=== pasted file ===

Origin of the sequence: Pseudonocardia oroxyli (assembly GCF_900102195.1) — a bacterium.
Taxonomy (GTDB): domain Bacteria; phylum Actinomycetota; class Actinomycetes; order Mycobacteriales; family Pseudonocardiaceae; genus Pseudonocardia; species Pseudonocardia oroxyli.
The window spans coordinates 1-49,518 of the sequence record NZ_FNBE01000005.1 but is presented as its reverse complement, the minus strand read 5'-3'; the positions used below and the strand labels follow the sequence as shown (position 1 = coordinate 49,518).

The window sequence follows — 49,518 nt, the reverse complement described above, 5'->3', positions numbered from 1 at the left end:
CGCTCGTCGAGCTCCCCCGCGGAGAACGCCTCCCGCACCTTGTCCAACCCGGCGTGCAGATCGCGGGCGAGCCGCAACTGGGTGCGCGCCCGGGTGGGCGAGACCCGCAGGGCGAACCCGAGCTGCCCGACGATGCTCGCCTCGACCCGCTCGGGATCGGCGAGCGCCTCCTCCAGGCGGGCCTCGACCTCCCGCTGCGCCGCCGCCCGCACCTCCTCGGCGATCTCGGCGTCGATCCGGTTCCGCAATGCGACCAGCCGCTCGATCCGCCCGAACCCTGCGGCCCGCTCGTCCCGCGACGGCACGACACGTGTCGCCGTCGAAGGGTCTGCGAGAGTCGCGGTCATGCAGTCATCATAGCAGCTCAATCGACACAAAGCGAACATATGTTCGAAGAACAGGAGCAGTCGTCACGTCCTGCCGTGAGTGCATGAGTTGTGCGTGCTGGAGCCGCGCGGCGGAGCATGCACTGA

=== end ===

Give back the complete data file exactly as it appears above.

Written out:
Origin of the sequence: Pseudonocardia oroxyli (assembly GCF_900102195.1) — a bacterium.
Taxonomy (GTDB): domain Bacteria; phylum Actinomycetota; class Actinomycetes; order Mycobacteriales; family Pseudonocardiaceae; genus Pseudonocardia; species Pseudonocardia oroxyli.
The window spans coordinates 1-49,518 of the sequence record NZ_FNBE01000005.1 but is presented as its reverse complement, the minus strand read 5'-3'; the positions used below and the strand labels follow the sequence as shown (position 1 = coordinate 49,518).

The window sequence follows — 49,518 nt, the reverse complement described above, 5'->3', positions numbered from 1 at the left end:
CGCTCGTCGAGCTCCCCCGCGGAGAACGCCTCCCGCACCTTGTCCAACCCGGCGTGCAGATCGCGGGCGAGCCGCAACTGGGTGCGCGCCCGGGTGGGCGAGACCCGCAGGGCGAACCCGAGCTGCCCGACGATGCTCGCCTCGACCCGCTCGGGATCGGCGAGCGCCTCCTCCAGGCGGGCCTCGACCTCCCGCTGCGCCGCCGCCCGCACCTCCTCGGCGATCTCGGCGTCGATCCGGTTCCGCAATGCGACCAGCCGCTCGATCCGCCCGAACCCTGCGGCCCGCTCGTCCCGCGACGGCACGACACGTGTCGCCGTCGAAGGGTCTGCGAGAGTCGCGGTCATGCAGTCATCATAGCAGCTCAATCGACACAAAGCGAACATATGTTCGAAGAACAGGAGCAGTCGTCACGTCCTGCCGTGAGTGCATGAGTTGTGCGTGCTGGAGCCGCGCGGCGGAGCATGCACTGA